Zooey dug her nails into the ground and removed hefty scoops of soil from the new grave. Chunks of mud and dirt flew up in spatters. Clawing through layers with ferocious speed and concentration, she had dug down past her knees before the ravens in the cemetery trees could squawk four times.
Her arms whirled through the earth to the last few inches, pulling up sand and sometimes clay. It made no difference to her; the effort was the same. Her strong claws ripped at the roots that poked through. Her muscles flexed and rippled beneath her brown-fur-coated back as she moved away the deeply embedded boulders and tossed them overhead with ease.
Nearly through the dig, she stood inside the hole, her long nose nearly at eye-level with the ground. She closed her eyes and took in the smell of wet grass mixing with the metallic tinge of the rich soil in the morning and the dewy bouquets and wreaths on the plots. The morning was the best time to breathe deeply and pick up all of the scents, because you know, once funerals began, all other senses gave way to the rapture of pain and grief, not to mention your nose getting all stuffy and full of snot when you cry.
In the early morning, Zooey was the only one on the cemetery grounds, which was just the way she liked it. This was when she could be alone, and no one was in danger of the flying boulders she threw. No one would catch a glimpse of her and scream or cringe at the sight of Zooey’s beastly, hunched back, still visible above the six-foot-deep graves. She could concentrate on the job alone, her task, without having to worry about shrinking herself down or answering their many, many questions.
There. Six feet dug all the way around. For a brief moment, Zooey looked around from inside the hole to appreciate her work. Then she tapped her front paws together to free the stuck clay. Reaching one paw onto the lawn, and pressing down, she flung her body upwards like a sidewinder pitch, landing perfectly on two feet.
Before she could think of taking a break, the whirring buzz of the dirt trolley approached. It rolled around and stopped dead in front of her, and Gletchley climbed down from the reappropriated golf cart like a child from a restaurant booster seat.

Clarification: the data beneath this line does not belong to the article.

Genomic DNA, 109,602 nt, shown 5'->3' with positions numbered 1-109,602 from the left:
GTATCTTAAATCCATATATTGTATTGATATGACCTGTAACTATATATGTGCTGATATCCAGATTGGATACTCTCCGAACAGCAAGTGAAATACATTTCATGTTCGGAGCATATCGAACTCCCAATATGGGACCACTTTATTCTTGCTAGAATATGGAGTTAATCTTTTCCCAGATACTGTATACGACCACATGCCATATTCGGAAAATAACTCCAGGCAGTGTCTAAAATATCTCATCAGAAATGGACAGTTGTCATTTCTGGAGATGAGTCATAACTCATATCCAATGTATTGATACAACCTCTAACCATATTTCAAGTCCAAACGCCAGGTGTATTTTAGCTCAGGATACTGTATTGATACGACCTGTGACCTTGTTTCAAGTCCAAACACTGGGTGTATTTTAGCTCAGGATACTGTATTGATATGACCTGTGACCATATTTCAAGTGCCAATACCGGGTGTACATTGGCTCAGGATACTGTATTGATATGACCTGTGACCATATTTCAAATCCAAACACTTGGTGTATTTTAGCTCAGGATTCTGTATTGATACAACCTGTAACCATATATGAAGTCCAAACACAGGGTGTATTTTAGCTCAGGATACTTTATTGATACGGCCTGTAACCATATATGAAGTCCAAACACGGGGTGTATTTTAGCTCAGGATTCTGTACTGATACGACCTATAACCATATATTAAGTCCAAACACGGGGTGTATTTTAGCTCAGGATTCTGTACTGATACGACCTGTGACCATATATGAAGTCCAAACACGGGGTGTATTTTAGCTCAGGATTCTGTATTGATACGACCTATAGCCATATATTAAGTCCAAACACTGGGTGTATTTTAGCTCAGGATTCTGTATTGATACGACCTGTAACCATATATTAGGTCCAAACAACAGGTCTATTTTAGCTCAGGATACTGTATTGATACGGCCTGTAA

“Get over to the end of Foster’s Row, ya big oaf,” he shouted up to her from below her waist. “Parker’s to be put there later today.” Gletchley’s bulbous face scrunched up, as if it was hard for him to form words, even without his usual wad of tobacco. He grabbed his hand shovel and started to remove the perfectly piled triangle of soil that Zooey had just turned out. He got it all shovelled into the cart and drove away.
Zooey had no tools to pick up or move to the next plot. She had no map. Her instructions from Gletchley were clear enough, even if they were delivered with undisguised racism. She heaved her bulky body to where Parker Foster would be buried next to her grandmother, who had also died recently. And they had been close.
Zooey inspected the ground, measuring the distance between Susan and where Parker should lie with her fast-moving, sharp eyes. As the sun started to come up, the dependable mist rose from the ground like cartoon ghosts gliding to heaven. But Zooey barely noticed. She didn’t have such an imagination, and ghosts around the cemetery were actually quite rare.
Once she had the coordinates from Gletchley, she started with the grass around what would be Parker Foster’s grave. The first layer of sod peeled away with a scratch, she kicked it out behind her in one powerful stroke of her haunches. It didn’t take long before there was a perfectly even, six-foot-hole once again. One of my best, she thought.
Turning to make her way to a sprinkler for a drink, she heard a shuffling sound coming from the hole. The sides of the grave began to crumble into dusty piles, and the walls caved in and covered the bottom, ruining her clean dig. A long, gnarled yellowed hand slowly reached out through the dense soil.
“Kenny!” Zooey growled.